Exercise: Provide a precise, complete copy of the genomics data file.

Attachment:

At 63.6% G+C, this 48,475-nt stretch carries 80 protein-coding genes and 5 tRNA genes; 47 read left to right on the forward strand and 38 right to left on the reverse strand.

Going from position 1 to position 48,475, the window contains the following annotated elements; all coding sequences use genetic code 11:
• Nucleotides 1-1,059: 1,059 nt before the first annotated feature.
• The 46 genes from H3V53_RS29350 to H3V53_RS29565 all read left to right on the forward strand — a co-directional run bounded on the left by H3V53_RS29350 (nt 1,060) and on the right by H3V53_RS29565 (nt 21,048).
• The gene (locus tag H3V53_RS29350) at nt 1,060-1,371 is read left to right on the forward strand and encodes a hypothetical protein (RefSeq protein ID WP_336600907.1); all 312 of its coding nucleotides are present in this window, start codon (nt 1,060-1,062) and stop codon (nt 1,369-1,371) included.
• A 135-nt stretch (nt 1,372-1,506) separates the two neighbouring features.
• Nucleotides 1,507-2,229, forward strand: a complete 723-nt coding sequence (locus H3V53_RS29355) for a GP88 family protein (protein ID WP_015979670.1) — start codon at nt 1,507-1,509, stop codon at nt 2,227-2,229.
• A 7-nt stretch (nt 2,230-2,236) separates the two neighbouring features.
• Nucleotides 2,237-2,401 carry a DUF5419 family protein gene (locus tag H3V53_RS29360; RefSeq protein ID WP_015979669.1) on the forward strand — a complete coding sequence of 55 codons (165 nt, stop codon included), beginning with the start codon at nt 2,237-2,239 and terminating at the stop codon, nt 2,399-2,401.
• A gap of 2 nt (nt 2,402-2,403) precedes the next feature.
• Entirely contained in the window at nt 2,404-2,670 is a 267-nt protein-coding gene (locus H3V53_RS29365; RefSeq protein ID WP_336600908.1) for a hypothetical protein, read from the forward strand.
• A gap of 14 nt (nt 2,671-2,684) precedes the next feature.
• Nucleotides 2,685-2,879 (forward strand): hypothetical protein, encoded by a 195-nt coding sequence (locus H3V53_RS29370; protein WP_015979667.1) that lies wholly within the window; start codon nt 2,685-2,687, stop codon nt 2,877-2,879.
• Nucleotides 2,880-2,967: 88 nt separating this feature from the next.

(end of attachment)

At 63.6% G+C, this 48,475-nt stretch carries 80 protein-coding genes and 5 tRNA genes; 47 read left to right on the forward strand and 38 right to left on the reverse strand.

Going from position 1 to position 48,475, the window contains the following annotated elements; all coding sequences use genetic code 11:
• Nucleotides 1-1,059: 1,059 nt before the first annotated feature.
• The 46 genes from H3V53_RS29350 to H3V53_RS29565 all read left to right on the forward strand — a co-directional run bounded on the left by H3V53_RS29350 (nt 1,060) and on the right by H3V53_RS29565 (nt 21,048).
• The gene (locus tag H3V53_RS29350) at nt 1,060-1,371 is read left to right on the forward strand and encodes a hypothetical protein (RefSeq protein ID WP_336600907.1); all 312 of its coding nucleotides are present in this window, start codon (nt 1,060-1,062) and stop codon (nt 1,369-1,371) included.
• A 135-nt stretch (nt 1,372-1,506) separates the two neighbouring features.
• Nucleotides 1,507-2,229, forward strand: a complete 723-nt coding sequence (locus H3V53_RS29355) for a GP88 family protein (protein ID WP_015979670.1) — start codon at nt 1,507-1,509, stop codon at nt 2,227-2,229.
• A 7-nt stretch (nt 2,230-2,236) separates the two neighbouring features.
• Nucleotides 2,237-2,401 carry a DUF5419 family protein gene (locus tag H3V53_RS29360; RefSeq protein ID WP_015979669.1) on the forward strand — a complete coding sequence of 55 codons (165 nt, stop codon included), beginning with the start codon at nt 2,237-2,239 and terminating at the stop codon, nt 2,399-2,401.
• A gap of 2 nt (nt 2,402-2,403) precedes the next feature.
• Entirely contained in the window at nt 2,404-2,670 is a 267-nt protein-coding gene (locus H3V53_RS29365; RefSeq protein ID WP_336600908.1) for a hypothetical protein, read from the forward strand.
• A gap of 14 nt (nt 2,671-2,684) precedes the next feature.
• Nucleotides 2,685-2,879 (forward strand): hypothetical protein, encoded by a 195-nt coding sequence (locus H3V53_RS29370; protein WP_015979667.1) that lies wholly within the window; start codon nt 2,685-2,687, stop codon nt 2,877-2,879.
• Nucleotides 2,880-2,967: 88 nt separating this feature from the next.